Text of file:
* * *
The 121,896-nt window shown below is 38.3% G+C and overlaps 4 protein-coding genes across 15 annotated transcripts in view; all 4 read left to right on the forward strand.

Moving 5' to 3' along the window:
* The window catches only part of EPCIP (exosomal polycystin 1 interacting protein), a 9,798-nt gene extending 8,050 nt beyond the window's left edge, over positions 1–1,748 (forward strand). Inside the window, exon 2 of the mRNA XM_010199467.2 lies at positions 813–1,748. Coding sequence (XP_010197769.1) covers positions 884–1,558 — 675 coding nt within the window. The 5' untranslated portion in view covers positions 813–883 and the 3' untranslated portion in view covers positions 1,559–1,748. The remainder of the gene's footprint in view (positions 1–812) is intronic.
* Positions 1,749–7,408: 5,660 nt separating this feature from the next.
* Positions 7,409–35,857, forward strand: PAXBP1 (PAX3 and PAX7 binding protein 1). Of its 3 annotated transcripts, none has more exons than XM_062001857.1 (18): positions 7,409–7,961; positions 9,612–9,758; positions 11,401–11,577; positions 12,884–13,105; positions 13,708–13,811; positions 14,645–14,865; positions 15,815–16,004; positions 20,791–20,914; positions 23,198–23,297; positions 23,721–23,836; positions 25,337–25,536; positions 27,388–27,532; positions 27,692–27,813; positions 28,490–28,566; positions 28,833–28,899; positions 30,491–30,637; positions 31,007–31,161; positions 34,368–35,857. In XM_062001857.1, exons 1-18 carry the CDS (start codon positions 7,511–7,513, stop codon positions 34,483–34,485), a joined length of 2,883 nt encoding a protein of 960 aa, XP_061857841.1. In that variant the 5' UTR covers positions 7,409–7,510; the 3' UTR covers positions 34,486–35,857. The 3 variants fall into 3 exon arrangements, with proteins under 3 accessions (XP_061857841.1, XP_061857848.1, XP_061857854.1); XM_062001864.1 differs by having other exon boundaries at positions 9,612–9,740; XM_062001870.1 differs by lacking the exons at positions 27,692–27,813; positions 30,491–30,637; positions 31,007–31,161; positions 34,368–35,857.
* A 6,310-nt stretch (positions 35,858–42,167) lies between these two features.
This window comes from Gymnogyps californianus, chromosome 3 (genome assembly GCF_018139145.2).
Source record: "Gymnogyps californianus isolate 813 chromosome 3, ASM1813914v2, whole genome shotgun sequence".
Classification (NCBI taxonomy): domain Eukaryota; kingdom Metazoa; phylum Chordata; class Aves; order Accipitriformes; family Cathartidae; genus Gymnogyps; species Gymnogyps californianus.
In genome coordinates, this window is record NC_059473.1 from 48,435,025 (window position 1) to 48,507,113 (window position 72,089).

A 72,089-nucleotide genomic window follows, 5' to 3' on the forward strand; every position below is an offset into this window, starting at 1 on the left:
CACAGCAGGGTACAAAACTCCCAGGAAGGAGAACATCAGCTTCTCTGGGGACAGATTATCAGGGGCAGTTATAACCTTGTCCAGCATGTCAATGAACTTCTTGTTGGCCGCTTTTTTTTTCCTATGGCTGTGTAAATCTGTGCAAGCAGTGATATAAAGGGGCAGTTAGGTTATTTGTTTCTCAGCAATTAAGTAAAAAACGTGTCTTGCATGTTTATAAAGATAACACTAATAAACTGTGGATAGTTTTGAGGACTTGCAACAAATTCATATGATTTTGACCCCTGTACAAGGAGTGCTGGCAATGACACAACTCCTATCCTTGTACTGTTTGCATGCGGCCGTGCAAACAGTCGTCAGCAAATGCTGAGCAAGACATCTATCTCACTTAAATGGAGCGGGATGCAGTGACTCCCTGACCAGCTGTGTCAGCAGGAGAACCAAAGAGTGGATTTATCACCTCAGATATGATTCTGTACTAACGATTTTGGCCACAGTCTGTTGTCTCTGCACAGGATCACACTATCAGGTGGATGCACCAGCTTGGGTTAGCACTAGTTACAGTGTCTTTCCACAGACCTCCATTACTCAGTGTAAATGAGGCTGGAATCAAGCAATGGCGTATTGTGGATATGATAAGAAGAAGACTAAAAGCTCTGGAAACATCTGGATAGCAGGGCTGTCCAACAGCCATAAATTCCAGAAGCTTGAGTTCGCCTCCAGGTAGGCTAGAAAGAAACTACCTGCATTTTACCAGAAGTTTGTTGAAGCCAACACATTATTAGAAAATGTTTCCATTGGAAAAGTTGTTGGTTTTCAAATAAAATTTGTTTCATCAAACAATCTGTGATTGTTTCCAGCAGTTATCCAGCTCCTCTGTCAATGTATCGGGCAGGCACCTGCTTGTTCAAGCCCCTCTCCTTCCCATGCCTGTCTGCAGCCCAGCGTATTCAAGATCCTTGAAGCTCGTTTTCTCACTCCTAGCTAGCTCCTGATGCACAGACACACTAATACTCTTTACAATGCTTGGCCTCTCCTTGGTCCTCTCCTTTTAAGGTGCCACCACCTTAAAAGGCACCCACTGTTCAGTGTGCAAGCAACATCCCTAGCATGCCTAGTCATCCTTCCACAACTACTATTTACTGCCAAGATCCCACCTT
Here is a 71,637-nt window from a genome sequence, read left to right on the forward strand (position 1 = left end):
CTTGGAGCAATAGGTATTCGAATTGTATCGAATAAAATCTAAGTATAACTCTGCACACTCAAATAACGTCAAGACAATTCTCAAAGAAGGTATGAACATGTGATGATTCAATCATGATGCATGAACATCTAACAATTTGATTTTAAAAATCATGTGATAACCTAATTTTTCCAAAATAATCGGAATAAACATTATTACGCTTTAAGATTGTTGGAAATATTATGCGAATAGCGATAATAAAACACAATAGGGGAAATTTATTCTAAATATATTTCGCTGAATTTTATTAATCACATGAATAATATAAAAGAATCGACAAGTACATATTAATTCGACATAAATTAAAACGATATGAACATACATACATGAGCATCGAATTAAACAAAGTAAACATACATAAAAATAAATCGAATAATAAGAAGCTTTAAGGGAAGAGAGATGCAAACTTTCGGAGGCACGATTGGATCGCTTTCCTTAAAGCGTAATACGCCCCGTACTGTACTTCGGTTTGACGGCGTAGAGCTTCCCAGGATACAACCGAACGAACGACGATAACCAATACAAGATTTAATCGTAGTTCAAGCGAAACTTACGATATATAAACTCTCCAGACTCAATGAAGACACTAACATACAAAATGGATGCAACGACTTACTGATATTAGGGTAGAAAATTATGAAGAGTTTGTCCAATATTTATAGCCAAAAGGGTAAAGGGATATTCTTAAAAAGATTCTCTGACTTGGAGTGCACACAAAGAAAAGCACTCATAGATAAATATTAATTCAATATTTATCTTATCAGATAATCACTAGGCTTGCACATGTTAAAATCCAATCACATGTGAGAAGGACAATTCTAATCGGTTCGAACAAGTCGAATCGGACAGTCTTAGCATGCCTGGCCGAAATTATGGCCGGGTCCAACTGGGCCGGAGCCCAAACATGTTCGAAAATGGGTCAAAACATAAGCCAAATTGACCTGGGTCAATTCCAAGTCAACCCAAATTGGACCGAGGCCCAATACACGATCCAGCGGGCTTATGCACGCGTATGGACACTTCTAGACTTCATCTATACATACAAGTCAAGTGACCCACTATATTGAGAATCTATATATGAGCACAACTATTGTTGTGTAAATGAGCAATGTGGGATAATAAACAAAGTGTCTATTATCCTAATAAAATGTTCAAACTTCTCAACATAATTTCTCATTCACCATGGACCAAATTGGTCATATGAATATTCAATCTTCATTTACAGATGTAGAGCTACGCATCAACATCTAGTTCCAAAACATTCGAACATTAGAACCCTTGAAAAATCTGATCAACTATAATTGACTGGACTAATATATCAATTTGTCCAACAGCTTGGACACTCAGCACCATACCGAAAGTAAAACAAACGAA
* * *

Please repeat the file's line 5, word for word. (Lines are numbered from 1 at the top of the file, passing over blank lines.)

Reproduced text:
* Positions 7,409–35,857, forward strand: PAXBP1 (PAX3 and PAX7 binding protein 1). Of its 3 annotated transcripts, none has more exons than XM_062001857.1 (18): positions 7,409–7,961; positions 9,612–9,758; positions 11,401–11,577; positions 12,884–13,105; positions 13,708–13,811; positions 14,645–14,865; positions 15,815–16,004; positions 20,791–20,914; positions 23,198–23,297; positions 23,721–23,836; positions 25,337–25,536; positions 27,388–27,532; positions 27,692–27,813; positions 28,490–28,566; positions 28,833–28,899; positions 30,491–30,637; positions 31,007–31,161; positions 34,368–35,857. In XM_062001857.1, exons 1-18 carry the CDS (start codon positions 7,511–7,513, stop codon positions 34,483–34,485), a joined length of 2,883 nt encoding a protein of 960 aa, XP_061857841.1. In that variant the 5' UTR covers positions 7,409–7,510; the 3' UTR covers positions 34,486–35,857. The 3 variants fall into 3 exon arrangements, with proteins under 3 accessions (XP_061857841.1, XP_061857848.1, XP_061857854.1); XM_062001864.1 differs by having other exon boundaries at positions 9,612–9,740; XM_062001870.1 differs by lacking the exons at positions 27,692–27,813; positions 30,491–30,637; positions 31,007–31,161; positions 34,368–35,857.